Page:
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Medieval Islamic gold coin found in Israel

The discovery of a single coin may be exciting, but it is seldom of any consequence. When that coin is high enough in value that it could have purchased a house when it was accepted as money makes that find significant.


The Israeli Antiquities Authority announced the discovery of such a coin on Nov. 1, the coin being a medieval Islamic gold dinar found by two teenagers participating in an organized archaeological dig in Kafr Kana in lower Galilee.

Dor Yogev was one of the two students involved in the dig. According to Yogev on Oct. 30, “While digging I found a shiny coin. When I realized what it was I screamed, and we were so excited!”

Yogev was not the only person at the dig site who became excited. IAA numismatist Dr. Robert Cole said of the discovery, “The excitement from the find is not only with the students, but also the archaeologists. It is rare to find a single gold coin in an excavation.”

Cole continued, “It is interesting to know that such a gold coin, for a simple man, was a lot of money – one dinar was worth more than 100 pounds of grain, and with four and a half dinars, he already could buy a house in the village.”

Israel keeps tight control on all antiquities, with all discoveries required to be turned over to the state. One of the many reasons for this is to be able to study all finds in their proper context. Omar Zeidan is the director for the Kafr Kana excavation on behalf of the IAA. Zeidan explained the context in which the gold coin and other coins not identified in time for this article were found, saying: “The coins were found in 7th to 8th century buildings along with fragments of pottery, metal objects and animal bones.”

According to Zeidan, this indicated that inhabitants were living at the location during the early Islamic period.

Very little information was immediately available about the gold coin. The Nov. 1 The Jewish Press reported the coin dates from 8 C.E. and that it is a “1,200-year-old coin [that] is inscribed with Arabic writing that speaks of the Prophet Mohammed and monotheism.”

Gold coins have never been found in significant quantities in Israel, be the coins ancient, medieval or modern. Early Islamic gold coins were struck to a standard of 4.4 grams, the initial issues typically depicting two standing figures on the obverse, with an Arabic legend on the reverse. The denomination name dinar for this coinage dates from AH 74 (693 C.E.).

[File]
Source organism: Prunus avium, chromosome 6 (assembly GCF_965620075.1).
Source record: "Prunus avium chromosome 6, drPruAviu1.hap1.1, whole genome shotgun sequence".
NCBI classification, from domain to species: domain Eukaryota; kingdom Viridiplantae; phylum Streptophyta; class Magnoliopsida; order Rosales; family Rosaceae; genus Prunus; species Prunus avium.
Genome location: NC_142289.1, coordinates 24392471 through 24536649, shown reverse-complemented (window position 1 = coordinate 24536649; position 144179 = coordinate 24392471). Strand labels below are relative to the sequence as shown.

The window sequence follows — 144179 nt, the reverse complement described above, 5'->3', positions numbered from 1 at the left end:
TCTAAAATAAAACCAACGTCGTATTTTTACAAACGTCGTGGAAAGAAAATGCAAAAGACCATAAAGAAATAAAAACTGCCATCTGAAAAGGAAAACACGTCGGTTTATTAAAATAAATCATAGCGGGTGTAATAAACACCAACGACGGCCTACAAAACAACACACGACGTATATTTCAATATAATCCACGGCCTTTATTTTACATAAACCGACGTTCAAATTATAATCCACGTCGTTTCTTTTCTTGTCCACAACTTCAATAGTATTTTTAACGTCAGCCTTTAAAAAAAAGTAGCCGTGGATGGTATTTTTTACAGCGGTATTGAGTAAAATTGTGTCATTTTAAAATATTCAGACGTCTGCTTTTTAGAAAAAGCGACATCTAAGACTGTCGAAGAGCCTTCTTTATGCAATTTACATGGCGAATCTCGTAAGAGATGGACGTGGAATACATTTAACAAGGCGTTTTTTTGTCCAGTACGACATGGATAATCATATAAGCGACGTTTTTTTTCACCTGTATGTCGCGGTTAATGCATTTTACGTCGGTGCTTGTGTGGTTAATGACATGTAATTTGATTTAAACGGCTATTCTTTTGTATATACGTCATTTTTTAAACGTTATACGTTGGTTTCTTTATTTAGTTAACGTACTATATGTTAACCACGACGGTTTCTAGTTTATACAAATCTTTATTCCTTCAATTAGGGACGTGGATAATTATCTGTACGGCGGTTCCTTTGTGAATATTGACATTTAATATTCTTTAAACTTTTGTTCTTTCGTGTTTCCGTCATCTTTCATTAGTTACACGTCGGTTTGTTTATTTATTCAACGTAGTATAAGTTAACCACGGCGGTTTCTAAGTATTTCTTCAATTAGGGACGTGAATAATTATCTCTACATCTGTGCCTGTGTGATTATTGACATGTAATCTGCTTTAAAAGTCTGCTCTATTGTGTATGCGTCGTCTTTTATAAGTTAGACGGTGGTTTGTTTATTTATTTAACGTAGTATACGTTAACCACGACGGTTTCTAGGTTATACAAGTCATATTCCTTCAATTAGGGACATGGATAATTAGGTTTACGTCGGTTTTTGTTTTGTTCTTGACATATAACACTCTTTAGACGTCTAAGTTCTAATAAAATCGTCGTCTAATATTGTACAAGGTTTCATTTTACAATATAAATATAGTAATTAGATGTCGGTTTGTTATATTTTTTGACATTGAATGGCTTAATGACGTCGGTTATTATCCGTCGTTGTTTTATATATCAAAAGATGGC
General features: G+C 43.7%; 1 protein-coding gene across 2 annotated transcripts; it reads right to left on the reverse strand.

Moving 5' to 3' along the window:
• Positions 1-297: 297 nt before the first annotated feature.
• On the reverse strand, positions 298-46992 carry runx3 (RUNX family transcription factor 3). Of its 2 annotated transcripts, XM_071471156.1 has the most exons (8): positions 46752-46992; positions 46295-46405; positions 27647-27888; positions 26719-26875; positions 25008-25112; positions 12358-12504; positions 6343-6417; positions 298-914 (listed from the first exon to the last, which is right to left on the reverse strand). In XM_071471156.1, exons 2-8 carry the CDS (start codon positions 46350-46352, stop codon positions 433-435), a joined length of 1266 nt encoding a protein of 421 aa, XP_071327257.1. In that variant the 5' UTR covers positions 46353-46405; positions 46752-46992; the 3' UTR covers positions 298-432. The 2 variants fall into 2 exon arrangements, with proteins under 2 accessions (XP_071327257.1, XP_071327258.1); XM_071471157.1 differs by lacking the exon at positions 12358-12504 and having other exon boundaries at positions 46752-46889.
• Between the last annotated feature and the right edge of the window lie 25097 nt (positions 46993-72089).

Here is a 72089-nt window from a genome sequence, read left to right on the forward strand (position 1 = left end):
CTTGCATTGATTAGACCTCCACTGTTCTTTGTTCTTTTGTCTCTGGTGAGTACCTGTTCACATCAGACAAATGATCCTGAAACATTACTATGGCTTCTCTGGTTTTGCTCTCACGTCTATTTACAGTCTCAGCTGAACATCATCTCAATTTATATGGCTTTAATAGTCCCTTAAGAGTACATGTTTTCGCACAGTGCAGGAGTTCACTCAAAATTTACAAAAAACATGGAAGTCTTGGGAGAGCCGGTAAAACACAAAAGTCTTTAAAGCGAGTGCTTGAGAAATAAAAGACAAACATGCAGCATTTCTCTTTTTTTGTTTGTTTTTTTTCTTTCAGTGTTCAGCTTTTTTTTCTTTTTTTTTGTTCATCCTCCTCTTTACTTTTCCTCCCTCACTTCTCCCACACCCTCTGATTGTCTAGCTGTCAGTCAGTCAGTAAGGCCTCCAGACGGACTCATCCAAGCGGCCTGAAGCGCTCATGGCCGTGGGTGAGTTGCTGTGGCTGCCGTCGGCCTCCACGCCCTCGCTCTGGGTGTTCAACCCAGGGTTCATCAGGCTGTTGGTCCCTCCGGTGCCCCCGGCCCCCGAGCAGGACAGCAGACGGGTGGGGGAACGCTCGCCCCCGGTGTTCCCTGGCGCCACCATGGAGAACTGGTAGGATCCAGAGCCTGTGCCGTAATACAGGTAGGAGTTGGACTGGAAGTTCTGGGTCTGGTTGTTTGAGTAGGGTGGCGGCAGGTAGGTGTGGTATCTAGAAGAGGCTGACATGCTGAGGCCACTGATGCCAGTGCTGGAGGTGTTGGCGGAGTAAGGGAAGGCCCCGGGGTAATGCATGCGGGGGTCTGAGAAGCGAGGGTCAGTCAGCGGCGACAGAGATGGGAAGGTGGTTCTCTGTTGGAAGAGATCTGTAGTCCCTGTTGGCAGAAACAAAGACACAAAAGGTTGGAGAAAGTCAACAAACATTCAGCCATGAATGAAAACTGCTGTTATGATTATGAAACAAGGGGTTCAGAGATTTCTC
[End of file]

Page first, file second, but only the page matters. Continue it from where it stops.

These coins were followed three years later by coins lacking iconographic depictions that are similar to contemporary Islamic silver issues. This coin type was issued to a standard of 4.25 grams, possibly being based on the average weight of a Byzantine Empire (Eastern Roman Empire) solidi. Coin designs were reasonably consistent throughout the Umayyad period. North African and Spanish gold Islamic coins of this period are an exception, mimicking Byzantine coins depicting the Emperor Heraclius and his son Heraclius Constantine on the obverse, with steps on the reverse. (The Byzantine version depicts a Christian cross with steps.)

Dinar coin were struck in denominations of one, half, and third. Many Arabic coins include phrases such as “In the name of Allah the merciful the compassionate.” Gold coins in general were available in the Byzantine Empire and Arabic controlled areas, while in Western Europe silver coins were more prevalent.

According to Marsden’s Numismata Orientalia Illustrata by Stephen Album, “The first copper coins of the Muslims are the so-called Arab-Byzantine coins, copper fulus (the Arab word ‘Fals’ with its plural ‘Fulus’ derive from the Latin ‘Follis’) with motifs derived from Byzantine prototypes that are today found in considerable numbers…The largest number of coins were struck at mints in Syria and Palestine, many of which had been Greek Imperial mints in antiquity, but had remained shut since the time of Diocletian or earlier.”

This article was originally printed in World Coin News. >> Subscribe today.

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